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Forming A Board and Running Effective Board Meetings

As a seed stage company, running a board meeting can be strange, new territory. Holding effective board meetings are critical for early-stage startups to make sound decisions, provide detailed updates to stakeholders, and re-evaluate the current plan of action to continue to scale quickly.

Recently, we invited Julia Taxin of Grotech Ventures to share tips with Embarc Collective members on how to run an effective board meeting. In this recap, we cover Julia's top recommendations on how to form a board and how to run effective board meetings.

Forming The Board

Don't form a board with outside members until your startup takes on financial investment.

Prior to taking on investment, the founders are responsible for company decisions. Taxin recommends holding off on formalizing a board of directors with outside members until after an initial investment is made into the company. What Taxin recommends for companies just getting off the ground is assembling an advisory board before funding. Find value-add people in your network, investors included, who want to be helpful along the way and that aren't tied to being involved in an official board.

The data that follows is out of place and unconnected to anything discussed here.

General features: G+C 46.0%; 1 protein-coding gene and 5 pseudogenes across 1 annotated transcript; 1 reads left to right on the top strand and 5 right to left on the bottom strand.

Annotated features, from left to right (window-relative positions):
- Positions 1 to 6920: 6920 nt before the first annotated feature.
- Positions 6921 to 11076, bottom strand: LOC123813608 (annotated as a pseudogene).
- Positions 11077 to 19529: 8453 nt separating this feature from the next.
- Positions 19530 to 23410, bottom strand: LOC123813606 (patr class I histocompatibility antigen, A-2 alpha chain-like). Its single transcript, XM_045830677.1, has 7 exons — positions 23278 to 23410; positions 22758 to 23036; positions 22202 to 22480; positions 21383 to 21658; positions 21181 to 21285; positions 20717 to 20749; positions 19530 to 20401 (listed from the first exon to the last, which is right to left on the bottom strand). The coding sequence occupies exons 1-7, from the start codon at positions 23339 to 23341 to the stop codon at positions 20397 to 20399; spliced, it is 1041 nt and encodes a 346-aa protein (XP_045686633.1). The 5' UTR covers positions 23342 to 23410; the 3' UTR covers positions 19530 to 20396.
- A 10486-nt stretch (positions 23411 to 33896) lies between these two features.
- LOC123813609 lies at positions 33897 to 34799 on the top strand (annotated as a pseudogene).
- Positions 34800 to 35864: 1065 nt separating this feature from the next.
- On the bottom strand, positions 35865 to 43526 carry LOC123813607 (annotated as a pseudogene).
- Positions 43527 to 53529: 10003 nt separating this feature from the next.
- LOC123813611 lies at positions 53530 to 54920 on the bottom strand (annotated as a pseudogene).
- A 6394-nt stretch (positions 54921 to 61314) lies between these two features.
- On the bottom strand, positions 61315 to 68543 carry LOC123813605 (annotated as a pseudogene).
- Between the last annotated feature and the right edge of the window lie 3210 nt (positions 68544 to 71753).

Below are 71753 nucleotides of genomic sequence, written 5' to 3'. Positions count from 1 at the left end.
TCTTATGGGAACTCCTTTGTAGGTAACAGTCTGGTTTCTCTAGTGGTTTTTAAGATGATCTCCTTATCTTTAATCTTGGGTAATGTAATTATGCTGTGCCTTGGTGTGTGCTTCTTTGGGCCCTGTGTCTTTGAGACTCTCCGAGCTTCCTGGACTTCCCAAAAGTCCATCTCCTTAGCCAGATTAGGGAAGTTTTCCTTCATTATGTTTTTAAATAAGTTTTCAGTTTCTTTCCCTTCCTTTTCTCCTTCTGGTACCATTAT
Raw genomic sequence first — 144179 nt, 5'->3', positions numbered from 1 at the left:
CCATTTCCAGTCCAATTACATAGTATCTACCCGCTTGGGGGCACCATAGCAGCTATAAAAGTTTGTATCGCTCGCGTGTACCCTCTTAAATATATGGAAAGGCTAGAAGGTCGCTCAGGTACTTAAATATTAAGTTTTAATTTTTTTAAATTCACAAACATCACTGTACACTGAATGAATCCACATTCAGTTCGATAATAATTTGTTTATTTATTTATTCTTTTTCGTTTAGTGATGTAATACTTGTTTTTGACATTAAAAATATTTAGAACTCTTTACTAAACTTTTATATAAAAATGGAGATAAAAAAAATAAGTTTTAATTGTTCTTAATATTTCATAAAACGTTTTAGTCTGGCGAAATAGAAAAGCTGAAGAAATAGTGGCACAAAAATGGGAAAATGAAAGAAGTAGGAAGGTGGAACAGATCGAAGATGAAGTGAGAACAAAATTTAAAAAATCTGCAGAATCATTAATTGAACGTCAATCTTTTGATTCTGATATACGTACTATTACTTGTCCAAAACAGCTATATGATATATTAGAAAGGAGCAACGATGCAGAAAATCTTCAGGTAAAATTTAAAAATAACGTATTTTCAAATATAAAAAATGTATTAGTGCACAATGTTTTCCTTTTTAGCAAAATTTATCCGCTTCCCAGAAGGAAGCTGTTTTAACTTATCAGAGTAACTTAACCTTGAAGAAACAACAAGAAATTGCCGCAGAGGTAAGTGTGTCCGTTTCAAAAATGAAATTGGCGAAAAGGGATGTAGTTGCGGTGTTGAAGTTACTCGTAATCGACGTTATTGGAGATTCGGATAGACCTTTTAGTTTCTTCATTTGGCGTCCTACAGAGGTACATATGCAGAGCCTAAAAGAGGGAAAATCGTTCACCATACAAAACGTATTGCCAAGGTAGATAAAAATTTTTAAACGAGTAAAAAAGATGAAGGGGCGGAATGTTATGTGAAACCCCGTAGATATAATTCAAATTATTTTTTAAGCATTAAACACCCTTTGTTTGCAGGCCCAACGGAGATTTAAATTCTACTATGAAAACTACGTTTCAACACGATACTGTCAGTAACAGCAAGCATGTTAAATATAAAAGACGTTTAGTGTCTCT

Get to know investors at least 6 months before bringing them on.

Adding investors to your cap table and involving them as a board member is a long term commitment and relationship. Find the people that are really going to give you their time and will invest in you and your startup's success. A new board member should be someone who can add value to your company, not just monetary value but strategic  — this is really important.

Be upfront about your time expectations of board members.

Layout how frequently you want to hold board meetings and the amount of individual time from each member. Level setting early on is very important for expectations on both ends. That's why the trial period of getting to know who they are and how they will be helpful to your board is important. Access to potential customer introductions, recruiting help, strategic advice and governance are all things you should expect from your board members. They may have industry expertise to help you with specific problems of your business. Make it clear that this support is what you want from your board members. Time commitment will vary from week to week, quarter to quarter depending on what is going on with the company. Taxin believes the best board-company relationships are those where there is a constant flow of communication. Board members should be available without much notice to jump on a call if there is something going on with the company. If you are not getting enough out of your board members, sit down and have an honest conversations about expectations going forward. 

Until you form a board, practice as if you have one.